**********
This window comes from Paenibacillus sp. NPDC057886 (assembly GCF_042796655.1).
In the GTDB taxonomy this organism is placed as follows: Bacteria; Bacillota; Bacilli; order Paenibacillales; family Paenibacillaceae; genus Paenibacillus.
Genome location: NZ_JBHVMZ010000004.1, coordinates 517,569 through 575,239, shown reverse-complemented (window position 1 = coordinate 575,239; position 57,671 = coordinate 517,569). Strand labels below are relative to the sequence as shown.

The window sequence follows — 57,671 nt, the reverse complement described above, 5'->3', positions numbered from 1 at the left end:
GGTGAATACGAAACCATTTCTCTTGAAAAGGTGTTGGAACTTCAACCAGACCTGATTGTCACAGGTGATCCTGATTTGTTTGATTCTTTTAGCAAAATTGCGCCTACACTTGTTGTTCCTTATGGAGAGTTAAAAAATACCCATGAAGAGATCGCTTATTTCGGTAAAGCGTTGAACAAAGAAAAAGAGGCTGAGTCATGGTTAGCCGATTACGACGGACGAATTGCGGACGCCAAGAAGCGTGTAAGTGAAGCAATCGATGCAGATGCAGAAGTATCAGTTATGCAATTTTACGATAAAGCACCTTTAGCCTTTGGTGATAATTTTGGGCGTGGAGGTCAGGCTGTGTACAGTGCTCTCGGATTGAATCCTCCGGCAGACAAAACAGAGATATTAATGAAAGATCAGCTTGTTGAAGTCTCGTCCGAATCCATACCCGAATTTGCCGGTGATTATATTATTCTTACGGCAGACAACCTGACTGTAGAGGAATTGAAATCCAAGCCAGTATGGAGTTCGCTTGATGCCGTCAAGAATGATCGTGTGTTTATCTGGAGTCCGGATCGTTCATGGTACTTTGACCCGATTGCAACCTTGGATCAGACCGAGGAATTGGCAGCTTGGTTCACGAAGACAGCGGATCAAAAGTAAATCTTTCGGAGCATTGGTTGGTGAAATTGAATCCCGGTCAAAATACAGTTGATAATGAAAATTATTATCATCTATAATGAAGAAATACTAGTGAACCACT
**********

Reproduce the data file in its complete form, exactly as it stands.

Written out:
This window comes from Paenibacillus sp. NPDC057886 (assembly GCF_042796655.1).
In the GTDB taxonomy this organism is placed as follows: Bacteria; Bacillota; Bacilli; order Paenibacillales; family Paenibacillaceae; genus Paenibacillus.
Genome location: NZ_JBHVMZ010000004.1, coordinates 517,569 through 575,239, shown reverse-complemented (window position 1 = coordinate 575,239; position 57,671 = coordinate 517,569). Strand labels below are relative to the sequence as shown.

The window sequence follows — 57,671 nt, the reverse complement described above, 5'->3', positions numbered from 1 at the left end:
GGTGAATACGAAACCATTTCTCTTGAAAAGGTGTTGGAACTTCAACCAGACCTGATTGTCACAGGTGATCCTGATTTGTTTGATTCTTTTAGCAAAATTGCGCCTACACTTGTTGTTCCTTATGGAGAGTTAAAAAATACCCATGAAGAGATCGCTTATTTCGGTAAAGCGTTGAACAAAGAAAAAGAGGCTGAGTCATGGTTAGCCGATTACGACGGACGAATTGCGGACGCCAAGAAGCGTGTAAGTGAAGCAATCGATGCAGATGCAGAAGTATCAGTTATGCAATTTTACGATAAAGCACCTTTAGCCTTTGGTGATAATTTTGGGCGTGGAGGTCAGGCTGTGTACAGTGCTCTCGGATTGAATCCTCCGGCAGACAAAACAGAGATATTAATGAAAGATCAGCTTGTTGAAGTCTCGTCCGAATCCATACCCGAATTTGCCGGTGATTATATTATTCTTACGGCAGACAACCTGACTGTAGAGGAATTGAAATCCAAGCCAGTATGGAGTTCGCTTGATGCCGTCAAGAATGATCGTGTGTTTATCTGGAGTCCGGATCGTTCATGGTACTTTGACCCGATTGCAACCTTGGATCAGACCGAGGAATTGGCAGCTTGGTTCACGAAGACAGCGGATCAAAAGTAAATCTTTCGGAGCATTGGTTGGTGAAATTGAATCCCGGTCAAAATACAGTTGATAATGAAAATTATTATCATCTATAATGAAGAAATACTAGTGAACCACT